I think my post above says it all really. It’s your call on what sort of risk you want to take. I posted because the idea of hedgeing against currency flucations makes no sense when buying a property that you are going to own for possibly 20 years. (Or simply even just a buying a property that has HUGE purchase costs)
You have used the term again but you aren’t doing any hedging. If you take a Euro mortgage, then your monthly payments will vary depending upon what happens in the wider global econmomy. They may go down, up or stay static. But whatever happens where is you hedge? If they increase substantially by the Pound going back to being worth 1 Euro, then techinacally you have a house in Spain that is now worth more in Sterling. But that is only at that moment in time and it’s completely an illiquid asset. You don’t want to sell it because it’s just cost you 20,000 Euros in taxes and fees, you have only had it 6 months and we are in the deepest housing crisis that Spain has seen in a generation. You get the idea. You sell 10 years later and the UK econmy is doing so well that the exchange rate is back up to 1.5 and get back less money (in sterling) than you bought it for!! ( But for 8 of those years you had a very expensive mortgage while the UK sorted out it’s economy!!)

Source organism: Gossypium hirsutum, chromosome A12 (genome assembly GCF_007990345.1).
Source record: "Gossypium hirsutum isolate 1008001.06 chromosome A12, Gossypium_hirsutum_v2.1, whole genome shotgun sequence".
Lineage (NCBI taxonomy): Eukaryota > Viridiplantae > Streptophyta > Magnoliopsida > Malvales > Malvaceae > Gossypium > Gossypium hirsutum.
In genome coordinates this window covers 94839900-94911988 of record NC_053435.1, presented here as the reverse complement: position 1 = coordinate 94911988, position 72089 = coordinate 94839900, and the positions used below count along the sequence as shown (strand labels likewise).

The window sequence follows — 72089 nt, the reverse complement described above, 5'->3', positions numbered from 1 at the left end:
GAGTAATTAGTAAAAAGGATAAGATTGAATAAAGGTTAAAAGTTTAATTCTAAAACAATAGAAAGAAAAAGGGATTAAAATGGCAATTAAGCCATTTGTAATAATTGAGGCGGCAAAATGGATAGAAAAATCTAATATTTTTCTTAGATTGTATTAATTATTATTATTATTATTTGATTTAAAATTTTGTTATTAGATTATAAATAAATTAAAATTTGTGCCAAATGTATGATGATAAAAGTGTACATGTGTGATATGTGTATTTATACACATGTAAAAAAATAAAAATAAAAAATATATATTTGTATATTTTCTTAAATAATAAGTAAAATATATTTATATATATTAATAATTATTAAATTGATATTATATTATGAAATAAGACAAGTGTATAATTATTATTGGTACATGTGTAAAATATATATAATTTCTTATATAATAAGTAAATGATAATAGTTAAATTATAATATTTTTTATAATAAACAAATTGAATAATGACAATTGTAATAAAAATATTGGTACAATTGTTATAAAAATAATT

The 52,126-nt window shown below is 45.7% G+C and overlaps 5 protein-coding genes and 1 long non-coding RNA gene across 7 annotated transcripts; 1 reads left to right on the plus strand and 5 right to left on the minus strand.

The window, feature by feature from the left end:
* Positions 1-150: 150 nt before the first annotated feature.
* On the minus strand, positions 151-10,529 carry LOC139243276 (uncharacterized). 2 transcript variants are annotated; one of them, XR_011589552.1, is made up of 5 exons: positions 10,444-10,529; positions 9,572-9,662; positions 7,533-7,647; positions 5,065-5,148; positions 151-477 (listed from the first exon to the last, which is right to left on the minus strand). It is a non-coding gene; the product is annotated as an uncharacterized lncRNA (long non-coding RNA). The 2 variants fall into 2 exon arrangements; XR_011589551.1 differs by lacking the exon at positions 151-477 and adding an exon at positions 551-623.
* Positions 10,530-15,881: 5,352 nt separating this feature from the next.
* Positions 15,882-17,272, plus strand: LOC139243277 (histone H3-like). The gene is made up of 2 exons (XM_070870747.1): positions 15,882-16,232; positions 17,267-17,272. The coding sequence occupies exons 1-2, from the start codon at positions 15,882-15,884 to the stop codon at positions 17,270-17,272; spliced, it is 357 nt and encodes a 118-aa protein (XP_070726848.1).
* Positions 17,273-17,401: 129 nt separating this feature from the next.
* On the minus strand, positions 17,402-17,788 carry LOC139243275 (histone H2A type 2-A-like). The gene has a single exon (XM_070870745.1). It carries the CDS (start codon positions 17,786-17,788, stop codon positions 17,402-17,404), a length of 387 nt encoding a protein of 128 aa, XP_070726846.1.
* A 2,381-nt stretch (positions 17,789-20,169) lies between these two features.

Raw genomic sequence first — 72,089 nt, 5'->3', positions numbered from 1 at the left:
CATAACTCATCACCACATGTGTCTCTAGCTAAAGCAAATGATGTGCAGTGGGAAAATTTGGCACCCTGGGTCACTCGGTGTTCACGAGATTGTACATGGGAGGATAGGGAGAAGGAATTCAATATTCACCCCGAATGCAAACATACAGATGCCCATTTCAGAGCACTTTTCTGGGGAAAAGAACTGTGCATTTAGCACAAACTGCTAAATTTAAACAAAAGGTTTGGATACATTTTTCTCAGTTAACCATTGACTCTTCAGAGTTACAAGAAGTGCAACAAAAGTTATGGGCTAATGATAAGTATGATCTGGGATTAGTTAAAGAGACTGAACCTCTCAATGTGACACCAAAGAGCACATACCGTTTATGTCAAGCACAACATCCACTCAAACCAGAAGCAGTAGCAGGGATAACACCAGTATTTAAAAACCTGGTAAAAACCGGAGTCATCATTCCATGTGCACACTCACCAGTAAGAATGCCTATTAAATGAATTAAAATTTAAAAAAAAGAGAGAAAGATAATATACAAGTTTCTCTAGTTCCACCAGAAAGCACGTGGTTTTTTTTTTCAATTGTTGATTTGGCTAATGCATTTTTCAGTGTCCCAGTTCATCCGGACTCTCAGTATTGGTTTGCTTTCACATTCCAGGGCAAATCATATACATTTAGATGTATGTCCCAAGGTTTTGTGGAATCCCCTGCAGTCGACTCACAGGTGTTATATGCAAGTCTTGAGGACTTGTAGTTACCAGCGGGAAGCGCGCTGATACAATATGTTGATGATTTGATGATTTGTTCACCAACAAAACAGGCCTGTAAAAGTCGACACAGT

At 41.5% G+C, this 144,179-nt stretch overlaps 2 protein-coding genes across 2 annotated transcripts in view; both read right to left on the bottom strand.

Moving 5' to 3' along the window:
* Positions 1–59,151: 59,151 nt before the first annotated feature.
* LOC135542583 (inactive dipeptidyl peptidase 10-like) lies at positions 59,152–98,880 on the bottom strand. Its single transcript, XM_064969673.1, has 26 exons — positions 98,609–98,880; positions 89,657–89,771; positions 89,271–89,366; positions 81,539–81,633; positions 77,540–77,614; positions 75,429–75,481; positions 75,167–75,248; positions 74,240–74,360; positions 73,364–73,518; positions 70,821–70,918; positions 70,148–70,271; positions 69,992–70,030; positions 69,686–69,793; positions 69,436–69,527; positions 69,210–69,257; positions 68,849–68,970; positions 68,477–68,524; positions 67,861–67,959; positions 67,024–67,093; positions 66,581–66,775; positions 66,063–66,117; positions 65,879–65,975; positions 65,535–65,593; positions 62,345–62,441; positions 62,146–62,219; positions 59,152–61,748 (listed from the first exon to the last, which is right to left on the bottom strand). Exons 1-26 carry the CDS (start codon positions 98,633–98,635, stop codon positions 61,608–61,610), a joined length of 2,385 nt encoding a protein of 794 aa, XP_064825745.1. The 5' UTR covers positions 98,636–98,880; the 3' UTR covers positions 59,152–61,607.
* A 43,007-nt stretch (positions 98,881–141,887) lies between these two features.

You are not hedging anything!
You are simply trading certainty in costs over a gamble on whether your monthly costs will go down in the future.
Buying today at an exchange rate of 1.2 is really in no mans land. At 1.0 it was unlikely that sterling would weaken further, so you had a better idea of where your gamble would go.
So you can see my post is not much help! But your logic is correct.
What I will say is that I think Spanish House prices still have a lot further to fall. At least 10~15%. If I was personally looking to buy, I would wait 12-18 months.